History of a Werder Clock

   “I have good news and bad news,” was what the late Arthur Kroeger said to me on the phone in June of 2013. The good news was that he had managed to repair my clock, but the bad news was that it was not a Kroeger clock.

   The clock is a round-face Werder design which, according to Mr. Kroeger, was no longer made after 1840. Moreover, the primitive face painting, unusual one-hand mechanism, and two-piece face design are indications that the clock was manufactured in Prussia by a non-Mennonite tradesman and then brought to Russia (Ukraine), most likely by a Mennonite family.

   Which family that was is a matter of speculation. What is certain is that the clock arrived in Manitoba aboard S. S. Peruvian in July 1875 in the possession of the Wall family, either the son Johann (1848) as family legend suggests, or the widow of Johann Wall Sr. (1818), Susanna Krahn (1824), who had in the meantime married Johann Mueller. Both son and mother ended up in Rosengart, West Reserve, where the clock kept time for over thirty years.

   There are some unknowns: was the clock purchased new or second hand? Was the clock brought into the family from a wife’s family at some point along the way? How did the clock get into the possession of the Johann Wall family? If in fact the clock was purchased new by an ancestor of Johann Wall (1848) who brought it to Manitoba, then a most likely scenario is that his great grandfather Johann Wall (1768) of Danzig acquired the clock there prior to emigration in 1795, and it was passed on to the succeeding generations of sons until it ended up on the ship with his great grandson. If the clock was bought second hand, then its provenance is impossible to guess. If the clock came via a wife’s family, then again the trail leads to Prussia and an early acquisition date by either the unknown wife of Johann Wall (1768) or perhaps via Helena Redekopp (1798) the wife of his son Johann Wall (1793).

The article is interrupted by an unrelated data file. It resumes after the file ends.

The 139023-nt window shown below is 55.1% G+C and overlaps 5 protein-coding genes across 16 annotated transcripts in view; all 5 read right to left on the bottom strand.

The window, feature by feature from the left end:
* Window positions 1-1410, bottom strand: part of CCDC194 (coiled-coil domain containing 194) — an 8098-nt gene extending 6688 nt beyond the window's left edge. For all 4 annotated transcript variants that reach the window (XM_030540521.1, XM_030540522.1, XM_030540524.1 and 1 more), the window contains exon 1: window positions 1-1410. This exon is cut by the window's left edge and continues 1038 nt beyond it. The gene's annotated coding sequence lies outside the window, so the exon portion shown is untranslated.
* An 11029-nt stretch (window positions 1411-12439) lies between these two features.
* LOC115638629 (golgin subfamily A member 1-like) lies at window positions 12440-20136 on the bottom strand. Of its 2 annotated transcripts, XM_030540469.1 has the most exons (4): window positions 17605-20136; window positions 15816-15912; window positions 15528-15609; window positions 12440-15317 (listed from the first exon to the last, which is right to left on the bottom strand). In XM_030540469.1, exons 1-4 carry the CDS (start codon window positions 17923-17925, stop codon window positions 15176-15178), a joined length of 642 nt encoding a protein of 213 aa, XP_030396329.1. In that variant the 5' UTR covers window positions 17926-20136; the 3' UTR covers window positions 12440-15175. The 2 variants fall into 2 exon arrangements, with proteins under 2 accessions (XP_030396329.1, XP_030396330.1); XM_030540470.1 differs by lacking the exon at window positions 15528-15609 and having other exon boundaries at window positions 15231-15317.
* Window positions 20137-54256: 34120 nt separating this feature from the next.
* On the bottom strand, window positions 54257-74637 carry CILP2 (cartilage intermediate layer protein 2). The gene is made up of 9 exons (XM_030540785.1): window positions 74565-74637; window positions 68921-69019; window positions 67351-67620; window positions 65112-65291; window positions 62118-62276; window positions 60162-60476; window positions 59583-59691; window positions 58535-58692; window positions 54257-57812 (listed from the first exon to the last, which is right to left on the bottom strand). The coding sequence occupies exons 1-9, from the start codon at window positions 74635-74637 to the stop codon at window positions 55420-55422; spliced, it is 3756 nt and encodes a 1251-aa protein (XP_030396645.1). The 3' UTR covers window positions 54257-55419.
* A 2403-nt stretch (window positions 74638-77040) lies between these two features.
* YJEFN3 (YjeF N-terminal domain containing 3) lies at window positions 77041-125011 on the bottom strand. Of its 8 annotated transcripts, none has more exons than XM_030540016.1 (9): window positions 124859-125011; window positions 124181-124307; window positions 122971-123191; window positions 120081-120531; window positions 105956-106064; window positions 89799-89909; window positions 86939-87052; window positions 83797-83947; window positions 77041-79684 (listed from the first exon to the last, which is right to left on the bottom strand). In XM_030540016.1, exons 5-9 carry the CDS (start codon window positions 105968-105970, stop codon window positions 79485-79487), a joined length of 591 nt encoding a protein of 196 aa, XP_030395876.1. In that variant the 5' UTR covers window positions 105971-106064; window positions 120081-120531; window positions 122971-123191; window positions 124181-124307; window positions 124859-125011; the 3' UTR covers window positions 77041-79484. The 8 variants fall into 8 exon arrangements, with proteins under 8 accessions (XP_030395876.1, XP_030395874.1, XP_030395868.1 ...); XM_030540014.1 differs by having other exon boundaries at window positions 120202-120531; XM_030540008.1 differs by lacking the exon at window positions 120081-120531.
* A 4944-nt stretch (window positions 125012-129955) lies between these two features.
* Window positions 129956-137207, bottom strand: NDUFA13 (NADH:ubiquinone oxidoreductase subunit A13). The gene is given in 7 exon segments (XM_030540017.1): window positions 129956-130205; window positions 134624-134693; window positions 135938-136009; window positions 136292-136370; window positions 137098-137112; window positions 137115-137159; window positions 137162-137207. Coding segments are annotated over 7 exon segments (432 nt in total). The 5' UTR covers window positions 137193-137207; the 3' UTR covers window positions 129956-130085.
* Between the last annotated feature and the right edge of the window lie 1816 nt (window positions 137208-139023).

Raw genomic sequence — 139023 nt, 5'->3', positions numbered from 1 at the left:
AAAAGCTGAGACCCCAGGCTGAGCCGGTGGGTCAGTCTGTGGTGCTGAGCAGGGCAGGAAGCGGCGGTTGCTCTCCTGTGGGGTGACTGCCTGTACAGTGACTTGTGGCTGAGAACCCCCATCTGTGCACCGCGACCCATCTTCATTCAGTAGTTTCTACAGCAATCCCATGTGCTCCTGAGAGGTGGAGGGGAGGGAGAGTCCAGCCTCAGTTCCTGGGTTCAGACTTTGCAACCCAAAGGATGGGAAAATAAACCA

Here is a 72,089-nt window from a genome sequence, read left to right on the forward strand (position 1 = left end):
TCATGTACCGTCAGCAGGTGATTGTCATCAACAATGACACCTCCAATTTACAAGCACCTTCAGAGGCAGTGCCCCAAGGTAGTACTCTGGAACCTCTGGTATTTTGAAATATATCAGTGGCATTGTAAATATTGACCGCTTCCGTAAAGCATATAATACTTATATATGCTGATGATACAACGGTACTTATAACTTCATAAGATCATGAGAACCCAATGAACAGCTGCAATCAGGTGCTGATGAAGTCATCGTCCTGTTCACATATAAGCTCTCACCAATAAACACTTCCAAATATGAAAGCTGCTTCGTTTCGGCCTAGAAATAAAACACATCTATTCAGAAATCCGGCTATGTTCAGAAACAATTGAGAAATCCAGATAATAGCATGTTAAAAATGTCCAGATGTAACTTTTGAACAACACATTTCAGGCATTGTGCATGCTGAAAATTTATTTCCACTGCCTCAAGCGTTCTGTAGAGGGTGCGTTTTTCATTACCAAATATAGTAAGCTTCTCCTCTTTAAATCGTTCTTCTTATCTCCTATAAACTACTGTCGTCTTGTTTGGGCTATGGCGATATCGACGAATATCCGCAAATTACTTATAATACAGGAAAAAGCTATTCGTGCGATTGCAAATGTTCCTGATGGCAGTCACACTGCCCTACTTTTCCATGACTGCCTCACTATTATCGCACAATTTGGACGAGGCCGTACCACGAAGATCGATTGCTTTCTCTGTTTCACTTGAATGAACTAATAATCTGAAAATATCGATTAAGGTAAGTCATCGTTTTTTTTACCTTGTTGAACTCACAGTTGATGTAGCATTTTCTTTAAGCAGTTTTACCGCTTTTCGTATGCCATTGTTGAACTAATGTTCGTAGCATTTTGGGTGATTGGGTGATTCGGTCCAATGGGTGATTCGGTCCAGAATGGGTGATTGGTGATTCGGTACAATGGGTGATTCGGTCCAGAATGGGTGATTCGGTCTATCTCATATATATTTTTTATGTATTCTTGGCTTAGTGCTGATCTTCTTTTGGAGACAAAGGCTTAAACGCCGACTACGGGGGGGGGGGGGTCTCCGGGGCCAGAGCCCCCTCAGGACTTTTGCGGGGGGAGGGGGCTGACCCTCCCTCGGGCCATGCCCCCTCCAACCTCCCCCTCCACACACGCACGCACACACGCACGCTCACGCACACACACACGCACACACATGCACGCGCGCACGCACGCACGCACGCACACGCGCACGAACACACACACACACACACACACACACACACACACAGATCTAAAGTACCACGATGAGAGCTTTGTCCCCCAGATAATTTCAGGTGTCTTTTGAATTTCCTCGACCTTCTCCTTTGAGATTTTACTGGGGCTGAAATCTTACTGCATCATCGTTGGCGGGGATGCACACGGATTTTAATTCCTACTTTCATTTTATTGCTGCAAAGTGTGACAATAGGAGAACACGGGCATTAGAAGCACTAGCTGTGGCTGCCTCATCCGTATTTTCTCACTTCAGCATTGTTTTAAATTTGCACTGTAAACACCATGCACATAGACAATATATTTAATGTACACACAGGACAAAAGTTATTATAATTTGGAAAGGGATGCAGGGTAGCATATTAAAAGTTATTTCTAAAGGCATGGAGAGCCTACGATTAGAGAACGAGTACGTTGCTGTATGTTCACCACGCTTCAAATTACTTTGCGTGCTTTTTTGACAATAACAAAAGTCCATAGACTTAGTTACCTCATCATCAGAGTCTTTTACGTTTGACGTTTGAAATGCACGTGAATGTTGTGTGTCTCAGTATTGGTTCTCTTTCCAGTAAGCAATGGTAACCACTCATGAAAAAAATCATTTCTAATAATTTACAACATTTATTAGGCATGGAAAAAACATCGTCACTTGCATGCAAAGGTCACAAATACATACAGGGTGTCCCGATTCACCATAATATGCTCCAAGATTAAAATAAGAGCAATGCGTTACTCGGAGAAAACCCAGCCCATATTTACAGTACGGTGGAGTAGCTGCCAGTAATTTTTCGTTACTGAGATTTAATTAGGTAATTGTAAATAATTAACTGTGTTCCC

The clock can be placed with certainty in the hands of the Johann Wall family of Neuendorf, Chortitza, prior to emigration. From Russia the clock has again followed the migrations of Mennonites, coming to Manitoba to arrive in Rosengart, West Reserve. According to Susan Wall Funk (1927), the clock was inherited by her father, Isaak Wall (born in 1886 in Rosengart, WR), one of the younger sons of Johann Wall (1848). GRANDMA data base indicates that before 1909 the family moved to Saskatchewan where several children were born. In 1922 or so, Isaak Wall took the clock to Mexico with him and it kept time for them in Blumenhof, Swift Colony. In 1936 they returned to Manitoba, living in the Morris area, and later in the Plum Coulee district. Upon the death of Isaak Wall in 1946, the clock ended up with daughter Mary Wall, who eventually gave it to her sister Justina (Wall) Doerksen, the youngest. Somehow, during that time, maybe during a move, the pendulum was lost. Susan Wall Funk commented that it had been fairly worn already at that time, but still serviceable. The last direct descendant to own the clock was Susan Wall Funk, who lived near Grunthal with her husband Jacob. During the years in Grunthal, a new pendulum was constructed by John Broesky. In the 1990’s, the Funks sold their place and moved to Kleefeld, having an auction at which the clock was sold to Orlando Hiebert, a relative of both Susan Wall Funk and her husband Jacob Funk. Ernest Braun, Tourond, bought the clock from Orlando in fall of 2012 and took it to Arthur Kroeger to be repaired.

   Today it is part of The Art of Mennonite Clocks, the new exhibit in the Gerhard Ens Gallery at Mennonite Heritage Village (MHV), jointly sponsored by the Kroeger Clocks Heritage Foundation and MHV.

Calendar of Events

June 9 – MHV/Eden Tractor Trek (departing at 10:00AM)

June 15-17 – Waffle Booth at Summer in the City

June 17, 11:30AM-2:30PM - Father’s Day Lunch Buffet

July 1, 9:00AM-6:00PM – Steinbach’s Canada Day Celebration (with fireworks at the Soccer Park at 10:45PM)

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About the Author

Barry is the Executive Director of the Mennonite Heritage Village. While he does not consider himself to be a historian, he places a high value on the preservation and interpretation of the Mennonite and pioneer stories that help people of all ages understand and appreciate their heritage. Learn more about the MHV.

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